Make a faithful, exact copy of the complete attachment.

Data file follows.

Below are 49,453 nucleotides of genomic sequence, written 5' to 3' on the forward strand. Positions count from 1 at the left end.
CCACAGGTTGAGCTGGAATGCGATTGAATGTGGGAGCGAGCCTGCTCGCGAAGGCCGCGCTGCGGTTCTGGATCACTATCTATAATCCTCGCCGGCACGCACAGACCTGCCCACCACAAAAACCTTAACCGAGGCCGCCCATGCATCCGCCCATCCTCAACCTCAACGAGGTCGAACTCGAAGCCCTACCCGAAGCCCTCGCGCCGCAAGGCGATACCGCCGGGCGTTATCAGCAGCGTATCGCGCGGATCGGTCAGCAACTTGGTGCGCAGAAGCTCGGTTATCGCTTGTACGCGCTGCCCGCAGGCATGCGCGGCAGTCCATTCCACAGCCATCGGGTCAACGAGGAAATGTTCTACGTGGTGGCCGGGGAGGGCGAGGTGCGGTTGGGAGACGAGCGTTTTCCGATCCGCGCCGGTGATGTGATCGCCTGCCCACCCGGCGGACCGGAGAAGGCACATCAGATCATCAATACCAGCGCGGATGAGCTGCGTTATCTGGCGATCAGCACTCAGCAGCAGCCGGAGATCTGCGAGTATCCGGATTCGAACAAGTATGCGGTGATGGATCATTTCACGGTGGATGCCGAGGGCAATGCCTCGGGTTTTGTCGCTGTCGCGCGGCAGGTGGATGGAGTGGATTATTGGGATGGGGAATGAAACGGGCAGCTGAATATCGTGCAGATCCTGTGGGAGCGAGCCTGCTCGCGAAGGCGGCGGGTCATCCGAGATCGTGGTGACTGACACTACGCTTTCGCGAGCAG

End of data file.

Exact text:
Below are 49,453 nucleotides of genomic sequence, written 5' to 3' on the forward strand. Positions count from 1 at the left end.
CCACAGGTTGAGCTGGAATGCGATTGAATGTGGGAGCGAGCCTGCTCGCGAAGGCCGCGCTGCGGTTCTGGATCACTATCTATAATCCTCGCCGGCACGCACAGACCTGCCCACCACAAAAACCTTAACCGAGGCCGCCCATGCATCCGCCCATCCTCAACCTCAACGAGGTCGAACTCGAAGCCCTACCCGAAGCCCTCGCGCCGCAAGGCGATACCGCCGGGCGTTATCAGCAGCGTATCGCGCGGATCGGTCAGCAACTTGGTGCGCAGAAGCTCGGTTATCGCTTGTACGCGCTGCCCGCAGGCATGCGCGGCAGTCCATTCCACAGCCATCGGGTCAACGAGGAAATGTTCTACGTGGTGGCCGGGGAGGGCGAGGTGCGGTTGGGAGACGAGCGTTTTCCGATCCGCGCCGGTGATGTGATCGCCTGCCCACCCGGCGGACCGGAGAAGGCACATCAGATCATCAATACCAGCGCGGATGAGCTGCGTTATCTGGCGATCAGCACTCAGCAGCAGCCGGAGATCTGCGAGTATCCGGATTCGAACAAGTATGCGGTGATGGATCATTTCACGGTGGATGCCGAGGGCAATGCCTCGGGTTTTGTCGCTGTCGCGCGGCAGGTGGATGGAGTGGATTATTGGGATGGGGAATGAAACGGGCAGCTGAATATCGTGCAGATCCTGTGGGAGCGAGCCTGCTCGCGAAGGCGGCGGGTCATCCGAGATCGTGGTGACTGACACTACGCTTTCGCGAGCAG